I have now completed the NCFE Level 2 course in Business and Administration, and the last of that has been mailed of to my tutor at Stoke-on-Trent College.  Now I have to wait for feedback from my tutor and  to learn if I've passe, then wait for the certificate.  I'm sceptical as to the real value of the course.  While it is an accredited course, it was so basic a school-leaver could have tackled it with ease - never mind someone who's co-run a business for the last twenty years!  Anyway, I have shelved plans for further courses until I've finished writing Fabian.  There are only around 15,000 words to go, so I'm now heading towards the last lap.  I feel that completing Fabian is more important than starting another of-dubious-value course right now.

Thursday, 17 July 2014

Ban the Over 60's!

Can there be a more meaningless term than 'the over 60's'?  Yes, the term can be easily applied to any person above that age - but what does it actually tell us that is of much practical use?

Age is no indicator of health or personality, of activity levels or financial stability.  Neither does an age grouping reveal a person's interests - unless it's the under 5's, when life mostly revolves around food, sleep, playing, parents and getting the hang of walking and talking.  While life for the 5's to 16's age group  tends to revolve around school, already more diversity is apparent.  The teenage world of angst, obsessions and first loves are, obviously, very different from, for example, a thirty year-old's ambitions to buy their own house.

No-one would lump together everyone under the age of 40 as one social group having similar needs and interests.  So why do this with the over 60's?

Most 60 year-olds are part of the work force and will remain so until they retire at the official age, (which varies; it used to be 65 but now it's more of a sliding scale depending on when a person was born).  Some people choose to postpone retirement to benefit from an improved pension.  Or maybe they simply don't want to retire; some people work into their 70's or beyond - and why not, if that's what they wish to do?

Many 60 year-olds are still paying off mortgages, paying to get their older children through university.  70 and 80 years olds run marathons, run businesses or home-school grandchildren while the grown-up off-spring go out to work.  They drive cars, travel the world - my 85 year-old mother recently flew to Australia by herself.  They do voluntary work and participate in a myriad of social, creative or sporting activities, and display a huge diversity of interests and tastes - and this continues for the rest of their lives, or as long as health permits.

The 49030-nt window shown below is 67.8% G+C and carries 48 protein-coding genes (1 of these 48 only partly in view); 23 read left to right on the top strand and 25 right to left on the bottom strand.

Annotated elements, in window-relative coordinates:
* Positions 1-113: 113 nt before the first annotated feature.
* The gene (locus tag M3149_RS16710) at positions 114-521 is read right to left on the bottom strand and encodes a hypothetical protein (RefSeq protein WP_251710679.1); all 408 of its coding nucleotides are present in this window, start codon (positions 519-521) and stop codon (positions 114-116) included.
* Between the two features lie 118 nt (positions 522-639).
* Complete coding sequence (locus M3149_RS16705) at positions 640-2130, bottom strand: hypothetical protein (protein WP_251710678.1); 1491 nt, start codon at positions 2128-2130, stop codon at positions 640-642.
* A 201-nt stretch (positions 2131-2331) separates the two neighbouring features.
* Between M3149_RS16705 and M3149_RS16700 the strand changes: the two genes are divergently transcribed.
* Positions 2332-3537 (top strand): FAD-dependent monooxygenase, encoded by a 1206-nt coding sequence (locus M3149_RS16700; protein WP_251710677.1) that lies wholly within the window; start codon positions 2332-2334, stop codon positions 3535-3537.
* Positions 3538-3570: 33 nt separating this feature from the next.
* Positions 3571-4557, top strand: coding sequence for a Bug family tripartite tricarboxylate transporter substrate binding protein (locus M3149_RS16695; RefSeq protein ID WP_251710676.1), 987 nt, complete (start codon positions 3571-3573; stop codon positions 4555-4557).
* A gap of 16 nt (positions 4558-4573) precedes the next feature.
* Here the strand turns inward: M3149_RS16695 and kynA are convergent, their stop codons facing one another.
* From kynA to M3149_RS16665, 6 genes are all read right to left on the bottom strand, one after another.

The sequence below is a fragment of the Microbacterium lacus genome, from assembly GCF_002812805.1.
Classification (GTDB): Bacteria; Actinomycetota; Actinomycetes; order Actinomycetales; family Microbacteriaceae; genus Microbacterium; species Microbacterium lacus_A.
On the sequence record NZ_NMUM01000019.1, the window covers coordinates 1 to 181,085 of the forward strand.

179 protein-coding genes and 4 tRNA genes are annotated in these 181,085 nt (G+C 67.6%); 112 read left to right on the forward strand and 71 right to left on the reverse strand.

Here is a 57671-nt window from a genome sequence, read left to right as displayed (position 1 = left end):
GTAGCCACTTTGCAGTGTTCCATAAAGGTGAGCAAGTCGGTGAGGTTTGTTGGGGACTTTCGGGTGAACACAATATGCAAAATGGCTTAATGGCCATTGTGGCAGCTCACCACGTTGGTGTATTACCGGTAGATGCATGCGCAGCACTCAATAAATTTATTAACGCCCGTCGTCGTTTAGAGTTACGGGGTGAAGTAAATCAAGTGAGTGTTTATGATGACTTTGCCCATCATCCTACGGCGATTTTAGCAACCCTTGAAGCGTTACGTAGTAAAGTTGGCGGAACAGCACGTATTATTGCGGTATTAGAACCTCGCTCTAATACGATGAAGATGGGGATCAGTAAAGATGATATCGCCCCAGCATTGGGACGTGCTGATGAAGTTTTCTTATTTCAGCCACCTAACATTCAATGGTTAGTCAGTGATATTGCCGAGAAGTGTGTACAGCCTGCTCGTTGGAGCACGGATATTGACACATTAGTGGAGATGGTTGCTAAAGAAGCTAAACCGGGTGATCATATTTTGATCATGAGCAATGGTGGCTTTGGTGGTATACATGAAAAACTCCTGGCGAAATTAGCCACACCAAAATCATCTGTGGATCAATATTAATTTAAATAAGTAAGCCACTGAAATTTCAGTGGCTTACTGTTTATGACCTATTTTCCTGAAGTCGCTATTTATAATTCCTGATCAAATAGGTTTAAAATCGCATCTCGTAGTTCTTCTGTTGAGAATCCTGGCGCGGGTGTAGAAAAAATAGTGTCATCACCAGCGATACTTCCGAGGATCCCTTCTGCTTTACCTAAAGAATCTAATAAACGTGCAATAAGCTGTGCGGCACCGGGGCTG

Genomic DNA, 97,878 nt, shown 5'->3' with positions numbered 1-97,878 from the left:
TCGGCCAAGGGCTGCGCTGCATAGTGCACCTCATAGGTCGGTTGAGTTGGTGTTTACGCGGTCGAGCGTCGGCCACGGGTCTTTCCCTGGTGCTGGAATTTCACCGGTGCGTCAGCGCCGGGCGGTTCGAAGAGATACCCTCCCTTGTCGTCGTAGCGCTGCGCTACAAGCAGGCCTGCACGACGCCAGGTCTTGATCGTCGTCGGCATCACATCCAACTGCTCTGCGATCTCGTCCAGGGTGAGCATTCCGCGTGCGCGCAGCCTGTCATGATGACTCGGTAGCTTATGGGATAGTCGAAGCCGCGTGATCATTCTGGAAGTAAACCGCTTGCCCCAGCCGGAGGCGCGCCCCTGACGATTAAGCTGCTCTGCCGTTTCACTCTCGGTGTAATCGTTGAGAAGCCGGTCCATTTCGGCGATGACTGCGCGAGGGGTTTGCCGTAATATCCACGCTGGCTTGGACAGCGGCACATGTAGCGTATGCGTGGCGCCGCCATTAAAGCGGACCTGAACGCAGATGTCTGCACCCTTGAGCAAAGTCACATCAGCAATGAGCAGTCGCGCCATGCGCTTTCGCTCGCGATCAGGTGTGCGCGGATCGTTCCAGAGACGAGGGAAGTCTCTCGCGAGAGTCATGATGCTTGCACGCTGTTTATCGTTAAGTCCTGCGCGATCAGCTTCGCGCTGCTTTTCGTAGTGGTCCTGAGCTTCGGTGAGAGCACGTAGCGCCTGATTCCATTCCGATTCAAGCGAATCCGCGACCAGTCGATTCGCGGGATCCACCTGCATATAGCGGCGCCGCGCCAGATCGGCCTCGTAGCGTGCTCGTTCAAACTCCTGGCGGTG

So if you can reminisce about King Edward's abdication while chatting to a friend via a smart phone, it's obvious that you've seen a lot of social and technological change.

An increasing number of us will live beyond the age of 100.  According to The Centenarian, the number of people worldwide currently aged over 100 is estimated to be 450,000.  The aim of life-extension research is not just to extend 'being alive' but to enable people to enjoy vigorous physical and mental good health for as long as science makes it possible - and the point at which these cease to be possible is intended to be continually extended also.

Type 'over 60's' in a search engine, and a string of links for health tips and travel insurance are offered.  After all, everyone 'knows' that everyone over 60 feels an urge to travel before they keel over. Hmm, it's high time this empty-headed stereotype was wiped away, don't you think?

Thursday, 12 June 2014

Blue Damsels and Murder

A pair of blue damselflies mating on our pond

It's been a beautiful day here on the Wirral.  Lunch was taken in the garden, and then later in the day there were three pairs of blue damselflies courting over the pond, plus a fifth blue damselfly and a red damselfly resting on rhubarb leaves overhanging the water.  A family of pond skaters has hatched out, and a water boatman has been scooting around for the last few days.

Work on the fourth novel in the Artisan-Sorcerer Series continues, and the word count now stands at 90,000 with a fair chunk of plot left.  I'm toying with murdering a popular character...  Maybe, maybe not; I've not entirely made up my mind yet, mostly because this is one of my favourite characters too and it would be a shame to wave goodbye.  But, hey, I can always create another one....

Sunday, 8 June 2014

Legs and Peculiarity

The first rose of 2014
The lawn already has a sprinkling of fallen rose petals.  The first rose to open was by the entrance to the grove.  This photo was taken from just inside the grove, which is approached down a narrow grassy path which turns sharply to the east-facing entrance.  Shade is cast by a towering contorted hazel tree (Corylus avelana 'Contorta') and a wall of ivy.  Tucked next to the entrance is a small pond, which you can just about see half-hidden behind the ornamental grass in the lower left corner of the photo.

Click on the images to view them larger.

Within the Grove
In the photo above, you can see where the circular lawn of the grove has been re-edged.  Bare soil is already disappearing under poppy seedlings and the allysum which I've since planted.  I also planted some French marigolds but they were eaten overnight by slugs and snails.  For the same reason, hostas don't survive long in my garden, which is a pity as I like the quilted appearance of their leaves.  The pinks I planted are doing great, however, as are the tough ornamental grasses which I dug out of the lawn where they'd planted themselves before transplanting them to more useful spots - mostly around three sides of the small pond by the grove's entrance.  In the foreground of the photo are the branches of a shrub  - of unknown species - which Richard pruned back heavily only a month ago, and already it's sprouting new growth.  It provides the grove with privacy but was simply getting too big and swamping the holly shrub and patch of Crocosmia 'lucifer' beside it.